We have all experienced the agony of mosquito bites. Sometimes they hurt so bad that I find myself counting down the minutes until the bites finally go away.
But how long does it take exactly for mosquito bite pain to subside? Is there a rule of thumb for how long it takes the body to eliminate them?
Not all mosquito bites are the same. You have probably noticed that your body can react quite differently to various mosquito bites. Some bites are relatively innocuous– the pain is barely noticeable and they disappear quickly.
Most commonly, mosquito bites last for about 20 to 60 minutes until the itching and pain begins to fade away. On the other hand, some mosquito bites can last for hours or even days with associated pain and itching that is almost unbearable.
Why is there so much variation with how long it takes different mosquito bites to go away? Let’s take a look at a number of different variables at play.
Which mosquito species bit you?
First, it depends on what kind of mosquito bit you. There are many different species of mosquito around the world, and this plays a large role in how long it takes for their bite to go away. Some cause more painful bites that last longer than others.
Before it begins drawing blood, a mosquito injects saliva into the epidermis, or outer layer of your skin. Mosquito saliva contains a mild anesthetic so that you will not feel the bite while it is happening. This is very important for mosquito survival because otherwise you would swat and kill the mosquito while it’s doing its dirty work.
Another component of mosquito saliva is an anticoagulant, which ensures that the blood will continue to flow until the mosquito is satiated.
Your body’s specific allergic reaction to that mosquito
So when a mosquito bites you, it is injecting all kinds of nasty stuff into your body. The classic symptoms of mosquito bites–pain, itching, and a raised red bump on the skin–are all caused by a natural allergic reaction by the body to these foreign substances injected into your skin by the mosquito.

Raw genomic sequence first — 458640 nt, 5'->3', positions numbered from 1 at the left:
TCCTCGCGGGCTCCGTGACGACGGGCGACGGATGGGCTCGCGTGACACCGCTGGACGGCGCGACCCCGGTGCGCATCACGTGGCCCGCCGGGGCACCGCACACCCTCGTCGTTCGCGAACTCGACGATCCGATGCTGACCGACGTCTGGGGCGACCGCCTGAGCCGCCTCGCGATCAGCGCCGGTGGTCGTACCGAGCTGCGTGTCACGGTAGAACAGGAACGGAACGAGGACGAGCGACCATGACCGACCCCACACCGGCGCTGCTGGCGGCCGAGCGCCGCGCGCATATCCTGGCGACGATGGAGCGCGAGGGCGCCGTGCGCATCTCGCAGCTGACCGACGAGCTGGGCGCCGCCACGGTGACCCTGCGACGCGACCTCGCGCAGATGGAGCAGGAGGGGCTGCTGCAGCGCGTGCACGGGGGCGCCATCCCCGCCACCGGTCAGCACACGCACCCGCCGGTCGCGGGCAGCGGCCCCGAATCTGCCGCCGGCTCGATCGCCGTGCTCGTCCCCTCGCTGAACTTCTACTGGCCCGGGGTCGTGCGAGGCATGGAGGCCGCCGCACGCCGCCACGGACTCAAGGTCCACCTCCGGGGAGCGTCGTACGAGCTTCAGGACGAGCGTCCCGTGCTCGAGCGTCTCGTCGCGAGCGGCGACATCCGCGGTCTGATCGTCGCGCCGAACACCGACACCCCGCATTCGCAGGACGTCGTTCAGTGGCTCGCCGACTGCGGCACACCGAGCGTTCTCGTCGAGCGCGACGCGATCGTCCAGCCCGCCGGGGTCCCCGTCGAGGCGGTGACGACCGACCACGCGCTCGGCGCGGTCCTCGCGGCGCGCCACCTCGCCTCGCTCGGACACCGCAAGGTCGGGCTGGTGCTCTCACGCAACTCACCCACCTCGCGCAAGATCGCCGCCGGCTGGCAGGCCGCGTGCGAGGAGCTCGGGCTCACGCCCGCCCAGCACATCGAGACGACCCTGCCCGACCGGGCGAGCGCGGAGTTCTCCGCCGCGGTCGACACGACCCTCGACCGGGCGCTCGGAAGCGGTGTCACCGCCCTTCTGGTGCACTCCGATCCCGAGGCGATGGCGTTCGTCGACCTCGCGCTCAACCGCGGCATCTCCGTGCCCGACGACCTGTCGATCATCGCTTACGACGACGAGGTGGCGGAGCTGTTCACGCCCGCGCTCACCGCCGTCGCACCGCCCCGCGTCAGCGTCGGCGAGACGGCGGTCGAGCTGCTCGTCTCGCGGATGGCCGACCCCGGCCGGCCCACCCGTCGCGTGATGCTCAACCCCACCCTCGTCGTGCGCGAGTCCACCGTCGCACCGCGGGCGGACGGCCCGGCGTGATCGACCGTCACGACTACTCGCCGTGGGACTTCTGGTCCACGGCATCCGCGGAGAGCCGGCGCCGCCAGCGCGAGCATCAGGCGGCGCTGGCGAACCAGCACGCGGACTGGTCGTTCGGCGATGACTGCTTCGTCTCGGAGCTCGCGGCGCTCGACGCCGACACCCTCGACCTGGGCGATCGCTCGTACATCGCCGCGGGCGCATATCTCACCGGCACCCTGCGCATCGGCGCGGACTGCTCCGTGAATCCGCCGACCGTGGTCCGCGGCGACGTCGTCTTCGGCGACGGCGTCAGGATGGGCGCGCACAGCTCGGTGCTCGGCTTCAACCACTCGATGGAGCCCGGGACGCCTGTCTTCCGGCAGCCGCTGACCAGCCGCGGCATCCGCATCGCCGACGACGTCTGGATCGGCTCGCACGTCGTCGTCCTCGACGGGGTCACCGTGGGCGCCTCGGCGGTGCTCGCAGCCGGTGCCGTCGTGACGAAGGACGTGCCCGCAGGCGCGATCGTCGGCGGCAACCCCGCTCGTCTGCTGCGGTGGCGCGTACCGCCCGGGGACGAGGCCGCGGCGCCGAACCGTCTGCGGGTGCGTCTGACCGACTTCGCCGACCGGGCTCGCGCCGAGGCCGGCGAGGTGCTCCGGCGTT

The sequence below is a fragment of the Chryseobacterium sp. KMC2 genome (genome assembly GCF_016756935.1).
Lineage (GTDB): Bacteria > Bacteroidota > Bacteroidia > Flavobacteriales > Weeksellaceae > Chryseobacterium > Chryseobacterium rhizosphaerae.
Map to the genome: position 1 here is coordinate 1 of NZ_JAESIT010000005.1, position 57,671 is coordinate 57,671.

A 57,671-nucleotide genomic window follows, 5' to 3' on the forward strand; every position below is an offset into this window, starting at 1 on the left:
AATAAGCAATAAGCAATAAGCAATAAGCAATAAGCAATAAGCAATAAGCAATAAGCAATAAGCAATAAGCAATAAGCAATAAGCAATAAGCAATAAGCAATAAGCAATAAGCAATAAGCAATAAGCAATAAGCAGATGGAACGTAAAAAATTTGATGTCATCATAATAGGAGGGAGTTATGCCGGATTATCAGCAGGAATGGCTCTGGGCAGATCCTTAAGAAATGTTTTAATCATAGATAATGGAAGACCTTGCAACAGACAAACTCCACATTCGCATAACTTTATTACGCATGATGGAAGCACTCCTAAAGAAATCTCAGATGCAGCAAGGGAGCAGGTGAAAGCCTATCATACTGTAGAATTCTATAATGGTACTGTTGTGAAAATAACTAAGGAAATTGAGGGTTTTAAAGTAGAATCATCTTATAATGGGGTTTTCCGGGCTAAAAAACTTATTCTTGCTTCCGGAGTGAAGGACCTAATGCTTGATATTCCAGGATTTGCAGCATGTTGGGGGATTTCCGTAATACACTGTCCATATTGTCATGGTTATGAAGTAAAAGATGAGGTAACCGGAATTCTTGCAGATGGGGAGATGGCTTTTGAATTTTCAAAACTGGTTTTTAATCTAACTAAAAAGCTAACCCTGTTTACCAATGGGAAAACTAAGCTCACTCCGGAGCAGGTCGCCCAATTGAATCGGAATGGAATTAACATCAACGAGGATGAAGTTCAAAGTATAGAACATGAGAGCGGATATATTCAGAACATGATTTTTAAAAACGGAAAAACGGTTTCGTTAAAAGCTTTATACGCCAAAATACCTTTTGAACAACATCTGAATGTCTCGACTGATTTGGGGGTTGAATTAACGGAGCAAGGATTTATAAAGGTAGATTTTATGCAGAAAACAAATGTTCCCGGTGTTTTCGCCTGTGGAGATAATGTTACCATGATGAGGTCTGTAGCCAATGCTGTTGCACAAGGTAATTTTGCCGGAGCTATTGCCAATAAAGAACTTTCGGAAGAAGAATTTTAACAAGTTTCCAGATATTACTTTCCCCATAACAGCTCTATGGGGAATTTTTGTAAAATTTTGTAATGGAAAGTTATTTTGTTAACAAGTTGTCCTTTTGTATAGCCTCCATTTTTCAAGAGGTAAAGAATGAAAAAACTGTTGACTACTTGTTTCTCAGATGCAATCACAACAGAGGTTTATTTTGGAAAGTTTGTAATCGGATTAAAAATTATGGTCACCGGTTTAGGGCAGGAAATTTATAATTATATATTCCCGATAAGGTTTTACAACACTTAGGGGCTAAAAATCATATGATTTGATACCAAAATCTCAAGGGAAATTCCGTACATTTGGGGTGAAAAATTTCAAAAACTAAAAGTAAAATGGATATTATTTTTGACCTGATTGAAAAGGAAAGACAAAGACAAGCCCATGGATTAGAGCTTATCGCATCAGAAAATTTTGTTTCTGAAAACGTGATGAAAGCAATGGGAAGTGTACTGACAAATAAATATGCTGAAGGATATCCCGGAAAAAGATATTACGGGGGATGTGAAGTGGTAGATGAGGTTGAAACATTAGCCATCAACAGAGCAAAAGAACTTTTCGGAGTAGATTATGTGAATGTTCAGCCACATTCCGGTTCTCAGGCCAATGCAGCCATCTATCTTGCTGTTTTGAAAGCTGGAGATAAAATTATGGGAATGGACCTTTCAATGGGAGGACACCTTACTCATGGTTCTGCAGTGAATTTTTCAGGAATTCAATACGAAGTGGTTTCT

A key thing to understand here is that everyone’s body is different. Not everyone is allergic to the same substances and at the same levels. It all depends on how your particular body chemistry reacts with the saliva of that specific mosquito species.
So, for example, the same mosquito could bite two different people and cause two very different reactions. For one person, it might take hours of painful suffering for the mosquito bite to go away. And for another, he may barely feel the bite.
Where on your body is the mosquito bite?
Mosquito bites to the hands and feet will take longer to go away because there is less blood flow to the extremities. Bites closer to or on the body’s core will not last as long because the increased blood flow in those areas helps to clear the offending allergic substances from the body more quickly.
I, personally, only get mosquito bites on my feet. I rarely get bitten anywhere else on my body. I don’t know why this is, but it seems to be quite unusual. My mosquito bites take longer to go away, though, for this reason.
How to make mosquito bites go away quicker
There are a few things you can do to reduce the amount of time it takes mosquito bites to disappear. First, don’t scratch it. Scratching a mosquito bite with your fingernails may lead to broken skin and risks infection. Any scratches or cuts to your skin will cause even more itching and increased healing time.
It’s okay to lightly rub the mosquito bite with your fingers, though. Gently massaging mosquito bites will increase the blood circulation to the affected area and help the body to clear the allergic substances from the skin more quickly.
Additionally, there are a few topical creams that you can apply directly to the skin to decrease the healing time for mosquito bites. 1% hydro-cortisone cream is a steroid used to reduce inflammation and rashes. It works well on mosquito bites, too.
Calamine lotion may also be applied directly to mosquito bites. Both hydrocortisone cream and calamine lotion are available as over-the-counter medicines at your local drugstore.